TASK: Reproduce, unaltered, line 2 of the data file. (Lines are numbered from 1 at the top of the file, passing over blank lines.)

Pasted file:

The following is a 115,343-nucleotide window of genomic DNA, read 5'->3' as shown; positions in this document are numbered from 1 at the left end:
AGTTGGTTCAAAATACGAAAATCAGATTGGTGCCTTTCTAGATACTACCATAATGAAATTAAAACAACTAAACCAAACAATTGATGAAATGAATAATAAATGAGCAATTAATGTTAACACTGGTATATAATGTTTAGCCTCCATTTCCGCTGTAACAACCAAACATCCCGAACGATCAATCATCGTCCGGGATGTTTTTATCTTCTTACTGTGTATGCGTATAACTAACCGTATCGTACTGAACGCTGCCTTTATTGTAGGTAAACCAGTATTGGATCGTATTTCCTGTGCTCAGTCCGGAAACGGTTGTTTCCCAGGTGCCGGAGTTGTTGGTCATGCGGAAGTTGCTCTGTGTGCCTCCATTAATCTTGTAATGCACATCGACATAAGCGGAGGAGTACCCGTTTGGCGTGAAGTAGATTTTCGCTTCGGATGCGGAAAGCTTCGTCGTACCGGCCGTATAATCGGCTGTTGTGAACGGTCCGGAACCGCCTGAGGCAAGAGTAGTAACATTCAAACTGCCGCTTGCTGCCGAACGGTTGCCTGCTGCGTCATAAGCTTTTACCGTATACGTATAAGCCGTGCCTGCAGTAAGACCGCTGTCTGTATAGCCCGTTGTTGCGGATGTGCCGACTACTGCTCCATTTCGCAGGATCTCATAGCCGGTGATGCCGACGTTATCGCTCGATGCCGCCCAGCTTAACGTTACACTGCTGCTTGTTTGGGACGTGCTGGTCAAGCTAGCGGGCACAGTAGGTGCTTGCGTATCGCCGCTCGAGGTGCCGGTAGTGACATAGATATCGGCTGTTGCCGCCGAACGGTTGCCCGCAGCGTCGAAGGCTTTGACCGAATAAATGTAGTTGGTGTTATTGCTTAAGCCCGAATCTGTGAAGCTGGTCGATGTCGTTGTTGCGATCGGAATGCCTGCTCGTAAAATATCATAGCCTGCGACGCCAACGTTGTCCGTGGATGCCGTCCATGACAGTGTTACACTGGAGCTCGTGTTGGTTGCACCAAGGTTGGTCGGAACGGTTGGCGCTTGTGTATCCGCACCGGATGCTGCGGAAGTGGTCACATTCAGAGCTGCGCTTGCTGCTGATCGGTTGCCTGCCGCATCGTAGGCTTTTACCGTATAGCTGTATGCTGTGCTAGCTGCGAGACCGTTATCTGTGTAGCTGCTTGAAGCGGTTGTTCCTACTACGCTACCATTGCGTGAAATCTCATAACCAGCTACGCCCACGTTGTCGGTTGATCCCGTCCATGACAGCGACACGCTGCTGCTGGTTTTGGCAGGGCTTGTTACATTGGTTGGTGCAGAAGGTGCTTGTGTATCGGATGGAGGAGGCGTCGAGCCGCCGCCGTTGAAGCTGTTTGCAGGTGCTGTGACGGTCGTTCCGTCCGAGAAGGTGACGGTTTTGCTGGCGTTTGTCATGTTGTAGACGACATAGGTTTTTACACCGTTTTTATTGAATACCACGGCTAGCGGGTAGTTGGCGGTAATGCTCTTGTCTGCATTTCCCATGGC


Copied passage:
AGTTGGTTCAAAATACGAAAATCAGATTGGTGCCTTTCTAGATACTACCATAATGAAATTAAAACAACTAAACCAAACAATTGATGAAATGAATAATAAATGAGCAATTAATGTTAACACTGGTATATAATGTTTAGCCTCCATTTCCGCTGTAACAACCAAACATCCCGAACGATCAATCATCGTCCGGGATGTTTTTATCTTCTTACTGTGTATGCGTATAACTAACCGTATCGTACTGAACGCTGCCTTTATTGTAGGTAAACCAGTATTGGATCGTATTTCCTGTGCTCAGTCCGGAAACGGTTGTTTCCCAGGTGCCGGAGTTGTTGGTCATGCGGAAGTTGCTCTGTGTGCCTCCATTAATCTTGTAATGCACATCGACATAAGCGGAGGAGTACCCGTTTGGCGTGAAGTAGATTTTCGCTTCGGATGCGGAAAGCTTCGTCGTACCGGCCGTATAATCGGCTGTTGTGAACGGTCCGGAACCGCCTGAGGCAAGAGTAGTAACATTCAAACTGCCGCTTGCTGCCGAACGGTTGCCTGCTGCGTCATAAGCTTTTACCGTATACGTATAAGCCGTGCCTGCAGTAAGACCGCTGTCTGTATAGCCCGTTGTTGCGGATGTGCCGACTACTGCTCCATTTCGCAGGATCTCATAGCCGGTGATGCCGACGTTATCGCTCGATGCCGCCCAGCTTAACGTTACACTGCTGCTTGTTTGGGACGTGCTGGTCAAGCTAGCGGGCACAGTAGGTGCTTGCGTATCGCCGCTCGAGGTGCCGGTAGTGACATAGATATCGGCTGTTGCCGCCGAACGGTTGCCCGCAGCGTCGAAGGCTTTGACCGAATAAATGTAGTTGGTGTTATTGCTTAAGCCCGAATCTGTGAAGCTGGTCGATGTCGTTGTTGCGATCGGAATGCCTGCTCGTAAAATATCATAGCCTGCGACGCCAACGTTGTCCGTGGATGCCGTCCATGACAGTGTTACACTGGAGCTCGTGTTGGTTGCACCAAGGTTGGTCGGAACGGTTGGCGCTTGTGTATCCGCACCGGATGCTGCGGAAGTGGTCACATTCAGAGCTGCGCTTGCTGCTGATCGGTTGCCTGCCGCATCGTAGGCTTTTACCGTATAGCTGTATGCTGTGCTAGCTGCGAGACCGTTATCTGTGTAGCTGCTTGAAGCGGTTGTTCCTACTACGCTACCATTGCGTGAAATCTCATAACCAGCTACGCCCACGTTGTCGGTTGATCCCGTCCATGACAGCGACACGCTGCTGCTGGTTTTGGCAGGGCTTGTTACATTGGTTGGTGCAGAAGGTGCTTGTGTATCGGATGGAGGAGGCGTCGAGCCGCCGCCGTTGAAGCTGTTTGCAGGTGCTGTGACGGTCGTTCCGTCCGAGAAGGTGACGGTTTTGCTGGCGTTTGTCATGTTGTAGACGACATAGGTTTTTACACCGTTTTTATTGAATACCACGGCTAGCGGGTAGTTGGCGGTAATGCTCTTGTCTGCATTTCCCATGGC